According to The Digital Beyond author, Robert Bruce *, who wrote about “gravestone technology” – it is possible to “update” your headstone with a television monitor that plays a series of tributes.  Granted, this idea never really caught on.  However, the high tech industry has another offering … the capability to insert a QR code into a headstone/memorial.

Note:  QR is short of Quick Response Code.  It is those small square barcodes one sees more often in stores or online.  By using a smartphone to ‘read’ the QR, one can access information through the machine readable code.  (Pardon to all ‘techies’ for the simplistic explanation)

This type of ‘gravestone technology’ allows for a person to remain ‘connected’ with family and friends and continue their legacy beyond their death.

Living Headstones is a firm offering this high tech QR codes for tombstones.

In another article**, it is noted: “ Companies that sell QR codes on headstones must strike a balance between providing a means of embedding and circulating knowledge while restricting the general public’s access to personal information about the dead.”

Whatever your emotions about the ‘digitization’ and privacy issues of a loved one’s headstone (Arlington Cemetery had chosen not to provide QR codes on headstones) the technology is available, but it may not be everyone’s choice.

Discuss your future wishes with family members.

 

* “Robert Bruce has a passion for lending his voice towards multiple issues involving the funeral and memorial industry. When he’s not working with Great Lakes Caskets, he enjoys his hobby as a writer.”

** The Atlantic, May 21 2014 – Technology. QR Codes for the Dead by Tamara Kneese

 

Working To Preserve Your Wealth and Protect Your Future…in a Constantly Changing World

Please read my full Disclaimer and How I Can Help You

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Privacy of Your Digital Data After Death

I have previously written about a person’s ‘digital afterlife’. Visit my website  www.attorneybarbaradalvano.weebly.com and go the archives of digital inheritance, digital executor and digital legacy for those articles.

There is an ever-increasing volume of information that is retained in digital format within a person’s online accounts and the amount of that personal data is increasing exponentially. This goes far beyond our email and gmail accounts.  There are records of personal telephone contacts; bank account information/transactions and other financial accounts like stock trading accounts; shopping accounts; postings; bitcoin accounts; online searches and a myriad of other data that lives on after a person’s death.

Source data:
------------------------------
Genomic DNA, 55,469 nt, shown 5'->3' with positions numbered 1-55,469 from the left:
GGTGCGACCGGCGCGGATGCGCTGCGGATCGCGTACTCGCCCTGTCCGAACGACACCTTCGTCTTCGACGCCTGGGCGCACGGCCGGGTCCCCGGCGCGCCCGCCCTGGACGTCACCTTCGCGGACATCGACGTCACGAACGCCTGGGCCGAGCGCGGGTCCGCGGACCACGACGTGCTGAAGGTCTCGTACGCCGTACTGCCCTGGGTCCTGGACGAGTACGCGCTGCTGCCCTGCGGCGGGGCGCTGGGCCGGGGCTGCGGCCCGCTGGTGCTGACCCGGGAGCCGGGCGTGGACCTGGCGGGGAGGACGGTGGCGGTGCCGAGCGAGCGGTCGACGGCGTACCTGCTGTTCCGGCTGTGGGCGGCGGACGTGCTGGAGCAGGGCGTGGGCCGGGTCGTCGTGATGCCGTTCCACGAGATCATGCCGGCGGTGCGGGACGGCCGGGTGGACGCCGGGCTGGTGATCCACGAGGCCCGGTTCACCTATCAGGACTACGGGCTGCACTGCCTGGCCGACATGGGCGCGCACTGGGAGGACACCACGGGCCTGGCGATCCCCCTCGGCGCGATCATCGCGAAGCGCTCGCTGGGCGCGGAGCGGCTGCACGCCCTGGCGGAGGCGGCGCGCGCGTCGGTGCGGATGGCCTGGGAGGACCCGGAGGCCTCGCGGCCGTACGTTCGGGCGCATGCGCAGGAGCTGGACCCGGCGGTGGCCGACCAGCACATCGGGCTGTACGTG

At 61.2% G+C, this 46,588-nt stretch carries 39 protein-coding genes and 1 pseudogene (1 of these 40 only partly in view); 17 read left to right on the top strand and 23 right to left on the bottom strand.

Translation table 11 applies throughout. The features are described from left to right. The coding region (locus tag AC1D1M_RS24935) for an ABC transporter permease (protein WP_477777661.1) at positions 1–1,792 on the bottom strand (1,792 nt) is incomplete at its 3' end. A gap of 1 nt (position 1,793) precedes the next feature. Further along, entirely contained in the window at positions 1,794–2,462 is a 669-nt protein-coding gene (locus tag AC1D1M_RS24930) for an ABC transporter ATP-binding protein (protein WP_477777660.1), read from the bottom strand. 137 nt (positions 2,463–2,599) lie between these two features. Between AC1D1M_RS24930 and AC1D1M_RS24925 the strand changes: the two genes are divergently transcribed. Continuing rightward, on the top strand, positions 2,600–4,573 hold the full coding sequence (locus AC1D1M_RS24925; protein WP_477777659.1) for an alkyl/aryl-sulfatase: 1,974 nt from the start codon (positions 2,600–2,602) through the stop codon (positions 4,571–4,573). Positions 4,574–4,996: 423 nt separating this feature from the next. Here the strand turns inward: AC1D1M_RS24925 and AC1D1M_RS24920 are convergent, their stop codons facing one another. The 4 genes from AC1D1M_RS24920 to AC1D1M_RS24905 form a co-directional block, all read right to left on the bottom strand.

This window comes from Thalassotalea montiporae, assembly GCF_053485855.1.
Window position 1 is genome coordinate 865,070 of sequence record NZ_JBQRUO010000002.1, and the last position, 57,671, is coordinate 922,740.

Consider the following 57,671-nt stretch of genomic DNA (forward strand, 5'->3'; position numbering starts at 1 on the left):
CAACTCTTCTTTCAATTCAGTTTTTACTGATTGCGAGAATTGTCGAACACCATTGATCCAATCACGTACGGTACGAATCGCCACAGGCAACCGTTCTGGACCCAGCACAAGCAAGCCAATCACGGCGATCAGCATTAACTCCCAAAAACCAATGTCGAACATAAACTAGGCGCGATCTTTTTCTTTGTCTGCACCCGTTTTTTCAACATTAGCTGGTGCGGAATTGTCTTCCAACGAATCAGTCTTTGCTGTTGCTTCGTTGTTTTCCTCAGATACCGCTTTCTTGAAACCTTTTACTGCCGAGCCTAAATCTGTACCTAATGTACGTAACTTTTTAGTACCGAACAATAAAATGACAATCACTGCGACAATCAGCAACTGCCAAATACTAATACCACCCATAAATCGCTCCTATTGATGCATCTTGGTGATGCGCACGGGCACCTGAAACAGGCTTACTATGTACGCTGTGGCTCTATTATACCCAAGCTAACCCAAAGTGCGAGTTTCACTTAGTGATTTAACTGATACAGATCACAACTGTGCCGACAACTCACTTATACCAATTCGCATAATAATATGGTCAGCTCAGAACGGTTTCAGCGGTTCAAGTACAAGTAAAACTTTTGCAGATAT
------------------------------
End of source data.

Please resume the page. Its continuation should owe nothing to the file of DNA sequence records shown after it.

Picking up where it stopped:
Legislation is being developed to give direction of what can and should happen to a person’s digital accounts, particularly those accounts that have a monetary value. But, legislation is lagging behind both the technology and the shear amount of digital data to be explored.

The question is how to balance privacy with the need of beneficiaries (and those handling a deceased person’s estate) to know what is important in the mixed bag  of digital data.

When developing an estate plan, the importance of the digital hereafter is taking an increased role. Who do you want to have access to the digital information and how much of that information will you allow access?  How comfortable are you to have your digital accounts perused by a family member or professional executor?

According to our friends at The Digital Beyond: “An online directive assists in eliminating the feelings that can be associated with the handling of web accounts. A shocking number of people, 65%, state that there would a sense of violation should their family members have complete access to every aspect of their accounts.” *

On the positive side – this dialogue has provided incentive to people to think seriously about their digital legacy.

As the article queries: “Imagine, the idea of one person having complete access to every action you’ve ever performed online.”

* To read the entire article go to http://www.thedigitalbeyond.com and reference the interesting article:  “Privacy Afterlife Preferences: The People Have Spoken” by Evan Carroll (August 15, 2016)

Factoid from The Digital Beyond – “972,000 U.S.Facebook users will die in 2016” (Read more on the digital beyond website.)

Working to Preserve Your Wealth and Protect Your Future…in a Constantly Changing World

Please read my full Disclaimer and How I Can Help You

Visit my website: www.attorneybarbaradalvano.weebly.com for more articles and interesting infographics

 

 

 

 

 

 

Digital Legacy Tools

I have previously written about leaving a digital legacy and how digital assets can become incorporated into Estate and Legacy Planning. As the internet of things continues to evolve, use of data will be certain to evolve also.

From our Friends at The Digital Beyond:  comes a new article about an online digital legacy tool –

Loggacy: Enabling You to Record Your Legacy (Posted: 12 Jun 2016 10:00 PM PDT)

From the Digital Beyond website:  “The emergence of online digital legacy tools, that provide us with the opportunity to record our lives online and leave an everlasting legacy, provide a meaningful solution to the aforementioned conundrum concerning ‘immortality’.